In the following three sections, I adumbrate how the Christian imagination might be applied to the areas of politics, business, and art and literature. This outline is just a foretaste of what we hope will be a fruitful blossoming of Christian thought within these pages.
Jim Wallis believes he is onto something new. Prior to the 2004 elections, his organization Sojourners purchased full page ads in major newspapers proclaiming: “God is Not a Republican. Or a Democrat.” Sojourners circulated an online petition to this effect, which was signed by thousands. The newspaper ad and the petition declared, “We are not single-issue voters,” and urged, “we call Christians and other people of faith to a more thoughtful involvement in this election, rather than claiming God’s endorsement of any candidate.”
Sojourners does not step far enough with the way they frame their proposal. Republican or Democrat. Presidential elections. Christian political thinking should not end with the contemporary machinery of politics, nor does “a more thoughtful involvement in this election” approximate “the meaning of responsible Christian citizenship,” as the Sojourners’ ad claims.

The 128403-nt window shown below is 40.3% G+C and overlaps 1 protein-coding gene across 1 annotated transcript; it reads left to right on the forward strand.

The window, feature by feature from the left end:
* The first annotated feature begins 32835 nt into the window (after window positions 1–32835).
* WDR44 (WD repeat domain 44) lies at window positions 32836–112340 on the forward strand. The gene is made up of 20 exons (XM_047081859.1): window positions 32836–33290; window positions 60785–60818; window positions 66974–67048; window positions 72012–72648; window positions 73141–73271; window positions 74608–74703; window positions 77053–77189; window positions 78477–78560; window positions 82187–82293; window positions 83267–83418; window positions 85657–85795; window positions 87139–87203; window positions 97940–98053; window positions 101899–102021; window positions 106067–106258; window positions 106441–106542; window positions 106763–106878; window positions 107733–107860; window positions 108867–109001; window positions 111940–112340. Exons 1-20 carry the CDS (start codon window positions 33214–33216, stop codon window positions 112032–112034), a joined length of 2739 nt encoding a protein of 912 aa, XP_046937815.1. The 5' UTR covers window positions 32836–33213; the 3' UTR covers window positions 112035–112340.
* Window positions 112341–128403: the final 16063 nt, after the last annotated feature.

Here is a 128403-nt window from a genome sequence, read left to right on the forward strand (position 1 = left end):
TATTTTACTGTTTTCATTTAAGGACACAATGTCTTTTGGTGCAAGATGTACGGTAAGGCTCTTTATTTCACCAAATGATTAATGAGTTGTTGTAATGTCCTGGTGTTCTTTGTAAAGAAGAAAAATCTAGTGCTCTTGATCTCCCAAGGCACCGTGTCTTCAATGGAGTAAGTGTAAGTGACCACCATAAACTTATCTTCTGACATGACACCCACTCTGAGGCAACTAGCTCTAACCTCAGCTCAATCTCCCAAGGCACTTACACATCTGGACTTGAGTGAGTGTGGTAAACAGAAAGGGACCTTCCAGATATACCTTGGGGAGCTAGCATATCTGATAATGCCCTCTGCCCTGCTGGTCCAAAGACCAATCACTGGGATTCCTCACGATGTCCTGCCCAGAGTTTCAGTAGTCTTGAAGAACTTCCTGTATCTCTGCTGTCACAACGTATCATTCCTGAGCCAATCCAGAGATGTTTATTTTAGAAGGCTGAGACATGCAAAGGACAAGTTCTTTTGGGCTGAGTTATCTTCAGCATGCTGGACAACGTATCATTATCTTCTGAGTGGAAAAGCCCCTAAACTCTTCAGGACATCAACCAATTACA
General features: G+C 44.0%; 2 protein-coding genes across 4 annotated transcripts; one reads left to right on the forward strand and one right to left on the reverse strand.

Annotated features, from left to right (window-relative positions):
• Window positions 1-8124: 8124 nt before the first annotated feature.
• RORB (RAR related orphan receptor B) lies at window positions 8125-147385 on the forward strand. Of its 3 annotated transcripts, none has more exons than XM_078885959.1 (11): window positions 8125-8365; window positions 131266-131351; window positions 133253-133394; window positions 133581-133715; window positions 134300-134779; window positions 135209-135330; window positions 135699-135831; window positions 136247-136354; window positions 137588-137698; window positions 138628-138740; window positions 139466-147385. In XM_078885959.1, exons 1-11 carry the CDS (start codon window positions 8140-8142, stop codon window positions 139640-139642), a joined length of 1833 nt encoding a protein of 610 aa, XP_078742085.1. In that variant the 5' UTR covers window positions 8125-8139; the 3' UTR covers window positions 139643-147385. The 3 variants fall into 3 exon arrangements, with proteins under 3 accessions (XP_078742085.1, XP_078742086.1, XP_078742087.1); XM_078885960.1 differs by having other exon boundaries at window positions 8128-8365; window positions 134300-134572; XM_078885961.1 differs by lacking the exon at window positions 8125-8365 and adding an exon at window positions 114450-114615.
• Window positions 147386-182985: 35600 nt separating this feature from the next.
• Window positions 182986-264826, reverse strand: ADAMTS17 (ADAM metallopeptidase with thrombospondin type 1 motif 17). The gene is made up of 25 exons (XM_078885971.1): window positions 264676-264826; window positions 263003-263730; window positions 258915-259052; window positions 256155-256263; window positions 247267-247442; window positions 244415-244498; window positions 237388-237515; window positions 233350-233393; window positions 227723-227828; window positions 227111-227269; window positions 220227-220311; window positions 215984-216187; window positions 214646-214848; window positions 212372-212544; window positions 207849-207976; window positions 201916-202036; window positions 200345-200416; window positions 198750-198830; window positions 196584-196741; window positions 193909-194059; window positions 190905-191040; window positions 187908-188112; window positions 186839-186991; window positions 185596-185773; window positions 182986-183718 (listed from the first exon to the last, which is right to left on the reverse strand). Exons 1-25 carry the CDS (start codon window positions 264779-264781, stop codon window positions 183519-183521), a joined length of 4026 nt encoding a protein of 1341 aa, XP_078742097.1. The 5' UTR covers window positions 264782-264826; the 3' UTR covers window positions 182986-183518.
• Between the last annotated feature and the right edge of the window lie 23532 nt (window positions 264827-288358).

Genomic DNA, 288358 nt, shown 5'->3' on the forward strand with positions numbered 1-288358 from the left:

Jim Wallis is not the only one who suffers from this narrow view of possibility; in fact, he suffers from it less than most. Even what we think of as different is not different enough.
I envision something far more radical. What about a three- or four-party system? A party that could combine some of the important issues aptly noted in Wallis’s ad (e.g., poverty, the environment, the dignity of life) with some that he omitted (e.g., healthcare, the elimination of corruption, policies that support small business and small farmers instead of favoring large corporations) might be able to mobilize the support of a true silent majority.
The American political system itself seems too prone to oligarchy and corruption. Countless reforms are needed: term limits, disclosure laws, true oversight, real accountability.